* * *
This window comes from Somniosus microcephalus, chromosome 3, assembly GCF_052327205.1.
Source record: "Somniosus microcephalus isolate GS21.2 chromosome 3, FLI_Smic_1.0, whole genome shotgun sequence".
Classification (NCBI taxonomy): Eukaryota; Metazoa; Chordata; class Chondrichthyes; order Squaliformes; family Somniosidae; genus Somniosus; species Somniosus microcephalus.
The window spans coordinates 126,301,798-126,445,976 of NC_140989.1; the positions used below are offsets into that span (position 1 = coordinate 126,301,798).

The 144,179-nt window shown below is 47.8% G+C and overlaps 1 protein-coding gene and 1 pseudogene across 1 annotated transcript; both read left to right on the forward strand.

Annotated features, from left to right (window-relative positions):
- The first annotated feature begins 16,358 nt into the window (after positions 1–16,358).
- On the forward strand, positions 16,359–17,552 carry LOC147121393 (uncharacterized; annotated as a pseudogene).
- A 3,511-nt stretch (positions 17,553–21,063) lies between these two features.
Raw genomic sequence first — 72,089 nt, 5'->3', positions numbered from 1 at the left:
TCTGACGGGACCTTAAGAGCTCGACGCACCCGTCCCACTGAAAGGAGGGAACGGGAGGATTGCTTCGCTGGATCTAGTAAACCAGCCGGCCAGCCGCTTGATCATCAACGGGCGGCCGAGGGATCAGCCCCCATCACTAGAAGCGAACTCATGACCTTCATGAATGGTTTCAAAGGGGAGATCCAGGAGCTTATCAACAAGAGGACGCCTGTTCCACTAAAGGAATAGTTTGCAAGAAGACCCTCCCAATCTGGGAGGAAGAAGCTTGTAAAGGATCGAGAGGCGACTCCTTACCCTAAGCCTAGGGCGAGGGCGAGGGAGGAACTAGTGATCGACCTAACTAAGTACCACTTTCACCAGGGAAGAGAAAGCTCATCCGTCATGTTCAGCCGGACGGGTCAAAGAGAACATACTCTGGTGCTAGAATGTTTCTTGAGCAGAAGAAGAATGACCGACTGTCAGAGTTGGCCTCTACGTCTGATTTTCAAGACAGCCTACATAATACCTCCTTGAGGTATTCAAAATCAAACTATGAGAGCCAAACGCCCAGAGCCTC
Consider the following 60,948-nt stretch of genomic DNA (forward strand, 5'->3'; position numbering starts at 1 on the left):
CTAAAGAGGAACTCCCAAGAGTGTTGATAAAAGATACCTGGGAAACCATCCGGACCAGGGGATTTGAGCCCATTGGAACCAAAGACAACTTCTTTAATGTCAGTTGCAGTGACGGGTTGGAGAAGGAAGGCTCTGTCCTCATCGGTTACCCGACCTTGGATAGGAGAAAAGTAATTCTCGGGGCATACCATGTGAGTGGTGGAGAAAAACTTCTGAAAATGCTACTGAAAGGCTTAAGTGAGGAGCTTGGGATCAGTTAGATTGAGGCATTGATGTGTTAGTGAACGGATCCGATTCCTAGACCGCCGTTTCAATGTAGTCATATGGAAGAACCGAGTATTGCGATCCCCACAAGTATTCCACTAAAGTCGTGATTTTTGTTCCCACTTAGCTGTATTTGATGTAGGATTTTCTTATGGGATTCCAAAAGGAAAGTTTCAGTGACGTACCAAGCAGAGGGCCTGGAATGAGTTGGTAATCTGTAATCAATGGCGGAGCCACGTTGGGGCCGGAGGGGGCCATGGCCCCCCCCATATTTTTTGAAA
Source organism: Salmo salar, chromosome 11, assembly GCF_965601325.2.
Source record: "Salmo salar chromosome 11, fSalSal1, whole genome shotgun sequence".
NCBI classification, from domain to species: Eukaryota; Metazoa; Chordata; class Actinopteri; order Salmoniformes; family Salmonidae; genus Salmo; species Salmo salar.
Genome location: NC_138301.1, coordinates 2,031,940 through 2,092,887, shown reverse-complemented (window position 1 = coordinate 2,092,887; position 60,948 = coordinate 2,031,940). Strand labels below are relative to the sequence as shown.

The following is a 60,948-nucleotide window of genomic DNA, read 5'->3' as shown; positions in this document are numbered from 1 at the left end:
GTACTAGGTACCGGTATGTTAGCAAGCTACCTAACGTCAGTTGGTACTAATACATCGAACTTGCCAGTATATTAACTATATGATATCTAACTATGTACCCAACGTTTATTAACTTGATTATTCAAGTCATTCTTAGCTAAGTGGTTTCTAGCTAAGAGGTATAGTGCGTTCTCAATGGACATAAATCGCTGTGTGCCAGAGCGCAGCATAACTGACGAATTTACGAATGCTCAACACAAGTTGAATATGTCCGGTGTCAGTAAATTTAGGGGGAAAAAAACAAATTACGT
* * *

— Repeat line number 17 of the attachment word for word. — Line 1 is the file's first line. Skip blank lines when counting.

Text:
Genome location: NC_138301.1, coordinates 2,031,940 through 2,092,887, shown reverse-complemented (window position 1 = coordinate 2,092,887; position 60,948 = coordinate 2,031,940). Strand labels below are relative to the sequence as shown.